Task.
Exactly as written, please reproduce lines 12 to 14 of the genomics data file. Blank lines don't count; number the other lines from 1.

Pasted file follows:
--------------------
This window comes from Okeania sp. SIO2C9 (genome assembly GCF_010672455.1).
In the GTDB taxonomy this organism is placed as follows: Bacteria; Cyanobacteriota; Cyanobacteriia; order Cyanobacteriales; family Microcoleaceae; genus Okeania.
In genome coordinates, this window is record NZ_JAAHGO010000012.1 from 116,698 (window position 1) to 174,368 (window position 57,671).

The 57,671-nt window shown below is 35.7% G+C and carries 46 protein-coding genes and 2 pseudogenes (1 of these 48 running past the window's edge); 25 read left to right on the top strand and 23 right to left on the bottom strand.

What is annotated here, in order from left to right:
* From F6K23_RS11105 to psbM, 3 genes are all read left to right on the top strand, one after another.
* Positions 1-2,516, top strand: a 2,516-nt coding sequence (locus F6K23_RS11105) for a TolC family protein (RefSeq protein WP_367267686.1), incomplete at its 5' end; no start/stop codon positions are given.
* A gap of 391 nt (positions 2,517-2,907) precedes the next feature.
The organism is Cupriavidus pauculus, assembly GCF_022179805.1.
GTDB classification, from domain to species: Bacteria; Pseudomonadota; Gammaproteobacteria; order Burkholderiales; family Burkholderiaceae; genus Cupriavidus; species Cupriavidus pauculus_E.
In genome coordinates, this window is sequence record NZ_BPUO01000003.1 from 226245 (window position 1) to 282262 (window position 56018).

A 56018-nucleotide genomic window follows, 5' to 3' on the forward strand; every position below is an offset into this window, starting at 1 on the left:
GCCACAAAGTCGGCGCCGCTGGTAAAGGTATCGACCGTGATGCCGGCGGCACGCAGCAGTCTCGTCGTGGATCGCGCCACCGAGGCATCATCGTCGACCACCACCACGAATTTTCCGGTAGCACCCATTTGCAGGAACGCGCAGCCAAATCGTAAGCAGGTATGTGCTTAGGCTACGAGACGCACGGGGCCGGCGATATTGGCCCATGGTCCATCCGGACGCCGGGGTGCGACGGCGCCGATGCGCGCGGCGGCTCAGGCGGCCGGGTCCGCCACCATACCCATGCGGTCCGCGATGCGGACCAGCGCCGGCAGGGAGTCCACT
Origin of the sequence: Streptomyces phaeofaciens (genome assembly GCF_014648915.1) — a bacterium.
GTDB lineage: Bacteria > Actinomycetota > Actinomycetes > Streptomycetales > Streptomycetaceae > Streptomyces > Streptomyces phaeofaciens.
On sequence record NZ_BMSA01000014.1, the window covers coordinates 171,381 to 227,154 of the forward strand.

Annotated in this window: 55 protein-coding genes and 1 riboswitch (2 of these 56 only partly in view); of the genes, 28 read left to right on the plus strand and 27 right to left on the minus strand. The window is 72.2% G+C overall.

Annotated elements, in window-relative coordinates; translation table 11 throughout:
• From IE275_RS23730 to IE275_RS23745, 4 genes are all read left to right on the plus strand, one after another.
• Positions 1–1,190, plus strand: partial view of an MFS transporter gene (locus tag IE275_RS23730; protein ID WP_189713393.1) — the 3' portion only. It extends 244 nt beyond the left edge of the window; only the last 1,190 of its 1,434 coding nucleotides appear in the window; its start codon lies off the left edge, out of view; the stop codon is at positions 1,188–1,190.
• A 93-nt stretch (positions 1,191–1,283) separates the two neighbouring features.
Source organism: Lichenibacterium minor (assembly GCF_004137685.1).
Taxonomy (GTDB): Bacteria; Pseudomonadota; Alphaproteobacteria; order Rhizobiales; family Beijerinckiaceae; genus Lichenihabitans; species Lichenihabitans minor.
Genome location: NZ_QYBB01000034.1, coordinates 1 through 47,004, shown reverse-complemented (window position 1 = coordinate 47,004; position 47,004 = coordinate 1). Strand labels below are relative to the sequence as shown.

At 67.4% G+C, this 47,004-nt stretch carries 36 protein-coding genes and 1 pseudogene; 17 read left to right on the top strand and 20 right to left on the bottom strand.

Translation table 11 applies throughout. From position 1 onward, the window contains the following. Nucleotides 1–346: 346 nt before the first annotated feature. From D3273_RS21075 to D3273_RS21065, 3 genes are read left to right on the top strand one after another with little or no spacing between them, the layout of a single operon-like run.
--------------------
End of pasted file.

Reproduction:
A 56018-nucleotide genomic window follows, 5' to 3' on the forward strand; every position below is an offset into this window, starting at 1 on the left:
GCCACAAAGTCGGCGCCGCTGGTAAAGGTATCGACCGTGATGCCGGCGGCACGCAGCAGTCTCGTCGTGGATCGCGCCACCGAGGCATCATCGTCGACCACCACCACGAATTTTCCGGTAGCACCCATTTGCAGGAACGCGCAGCCAAATCGTAAGCAGGTATGTGCTTAGGCTACGAGACGCACGGGGCCGGCGATATTGGCCCATGGTCCATCCGGACGCCGGGGTGCGACGGCGCCGATGCGCGCGGCGGCTCAGGCGGCCGGGTCCGCCACCATACCCATGCGGTCCGCGATGCGGACCAGCGCCGGCAGGGAGTCCACT
Origin of the sequence: Streptomyces phaeofaciens (genome assembly GCF_014648915.1) — a bacterium.